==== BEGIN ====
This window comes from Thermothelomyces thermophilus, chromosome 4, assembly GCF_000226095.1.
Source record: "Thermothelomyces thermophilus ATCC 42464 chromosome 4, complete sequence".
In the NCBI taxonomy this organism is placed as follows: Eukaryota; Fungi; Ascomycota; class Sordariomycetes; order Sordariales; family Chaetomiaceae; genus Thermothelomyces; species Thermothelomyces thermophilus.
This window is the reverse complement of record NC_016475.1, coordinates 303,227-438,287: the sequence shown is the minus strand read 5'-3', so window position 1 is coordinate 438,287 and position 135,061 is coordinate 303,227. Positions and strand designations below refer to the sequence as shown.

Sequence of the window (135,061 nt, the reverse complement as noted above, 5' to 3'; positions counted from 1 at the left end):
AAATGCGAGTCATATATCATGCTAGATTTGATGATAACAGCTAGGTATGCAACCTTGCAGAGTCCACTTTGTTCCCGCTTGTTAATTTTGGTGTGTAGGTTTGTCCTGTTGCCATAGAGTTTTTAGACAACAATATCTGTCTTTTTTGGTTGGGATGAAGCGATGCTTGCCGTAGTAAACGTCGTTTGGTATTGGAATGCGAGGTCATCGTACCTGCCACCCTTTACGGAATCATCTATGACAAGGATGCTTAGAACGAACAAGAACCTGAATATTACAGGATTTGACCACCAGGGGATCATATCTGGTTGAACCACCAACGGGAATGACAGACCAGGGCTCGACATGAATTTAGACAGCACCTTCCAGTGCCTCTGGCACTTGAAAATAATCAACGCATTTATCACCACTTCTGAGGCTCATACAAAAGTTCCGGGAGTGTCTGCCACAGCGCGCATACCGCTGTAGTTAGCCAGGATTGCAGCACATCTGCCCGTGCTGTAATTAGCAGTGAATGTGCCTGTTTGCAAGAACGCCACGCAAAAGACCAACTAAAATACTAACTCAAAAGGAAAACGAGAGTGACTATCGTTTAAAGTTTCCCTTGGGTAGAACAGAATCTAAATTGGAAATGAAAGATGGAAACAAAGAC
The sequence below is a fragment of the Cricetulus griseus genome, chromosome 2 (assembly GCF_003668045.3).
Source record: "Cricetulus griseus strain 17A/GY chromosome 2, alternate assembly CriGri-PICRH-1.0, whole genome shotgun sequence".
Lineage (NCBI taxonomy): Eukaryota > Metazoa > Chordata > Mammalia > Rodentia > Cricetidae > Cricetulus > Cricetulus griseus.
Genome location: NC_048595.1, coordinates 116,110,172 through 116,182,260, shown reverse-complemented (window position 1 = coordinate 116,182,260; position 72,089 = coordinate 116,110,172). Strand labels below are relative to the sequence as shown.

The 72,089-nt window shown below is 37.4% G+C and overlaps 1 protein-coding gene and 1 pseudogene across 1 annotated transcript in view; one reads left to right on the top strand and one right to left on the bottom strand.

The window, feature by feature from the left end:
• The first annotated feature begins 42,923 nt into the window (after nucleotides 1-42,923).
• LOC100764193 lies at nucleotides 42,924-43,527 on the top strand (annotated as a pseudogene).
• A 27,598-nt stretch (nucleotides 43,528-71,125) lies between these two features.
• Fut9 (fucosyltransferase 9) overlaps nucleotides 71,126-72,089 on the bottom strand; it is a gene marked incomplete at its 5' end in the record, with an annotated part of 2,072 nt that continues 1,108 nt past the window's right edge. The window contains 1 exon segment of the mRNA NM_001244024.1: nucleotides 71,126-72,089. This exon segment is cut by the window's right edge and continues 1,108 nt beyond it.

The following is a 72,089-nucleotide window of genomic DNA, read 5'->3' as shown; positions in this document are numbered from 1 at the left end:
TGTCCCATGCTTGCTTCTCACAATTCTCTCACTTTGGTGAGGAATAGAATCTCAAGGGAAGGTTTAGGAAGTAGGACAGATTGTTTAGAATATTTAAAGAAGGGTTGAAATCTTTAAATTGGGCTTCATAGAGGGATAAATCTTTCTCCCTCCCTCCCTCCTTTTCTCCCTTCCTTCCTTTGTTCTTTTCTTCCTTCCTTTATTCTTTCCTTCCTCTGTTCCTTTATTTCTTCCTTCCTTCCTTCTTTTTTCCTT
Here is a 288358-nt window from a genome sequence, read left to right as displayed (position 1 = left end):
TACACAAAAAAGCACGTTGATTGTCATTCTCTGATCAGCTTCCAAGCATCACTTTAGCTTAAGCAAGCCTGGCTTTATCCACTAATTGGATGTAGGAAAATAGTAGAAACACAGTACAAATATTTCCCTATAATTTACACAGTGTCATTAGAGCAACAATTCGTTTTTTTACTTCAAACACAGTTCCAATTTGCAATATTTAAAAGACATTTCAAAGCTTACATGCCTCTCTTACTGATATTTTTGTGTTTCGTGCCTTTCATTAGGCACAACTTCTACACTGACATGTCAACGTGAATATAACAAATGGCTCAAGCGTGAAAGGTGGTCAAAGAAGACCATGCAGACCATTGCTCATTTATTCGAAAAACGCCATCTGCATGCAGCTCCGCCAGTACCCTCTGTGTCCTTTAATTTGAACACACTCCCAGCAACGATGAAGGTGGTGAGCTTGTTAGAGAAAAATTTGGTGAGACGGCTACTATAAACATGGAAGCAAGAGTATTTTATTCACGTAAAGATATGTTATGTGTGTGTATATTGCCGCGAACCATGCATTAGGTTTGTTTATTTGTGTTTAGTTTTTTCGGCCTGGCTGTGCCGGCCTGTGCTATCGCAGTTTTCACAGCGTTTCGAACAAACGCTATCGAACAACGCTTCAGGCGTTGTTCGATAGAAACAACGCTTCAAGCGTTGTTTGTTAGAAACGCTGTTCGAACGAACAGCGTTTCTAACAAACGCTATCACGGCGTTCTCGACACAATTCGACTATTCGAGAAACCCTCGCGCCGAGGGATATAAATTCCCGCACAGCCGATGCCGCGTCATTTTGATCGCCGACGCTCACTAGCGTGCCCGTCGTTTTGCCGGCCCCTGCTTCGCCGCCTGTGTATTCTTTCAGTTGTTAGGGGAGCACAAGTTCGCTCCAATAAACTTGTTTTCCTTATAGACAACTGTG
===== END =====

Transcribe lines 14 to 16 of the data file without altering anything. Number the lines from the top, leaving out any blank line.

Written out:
• LOC100764193 lies at nucleotides 42,924-43,527 on the top strand (annotated as a pseudogene).
• A 27,598-nt stretch (nucleotides 43,528-71,125) lies between these two features.
• Fut9 (fucosyltransferase 9) overlaps nucleotides 71,126-72,089 on the bottom strand; it is a gene marked incomplete at its 5' end in the record, with an annotated part of 2,072 nt that continues 1,108 nt past the window's right edge. The window contains 1 exon segment of the mRNA NM_001244024.1: nucleotides 71,126-72,089. This exon segment is cut by the window's right edge and continues 1,108 nt beyond it.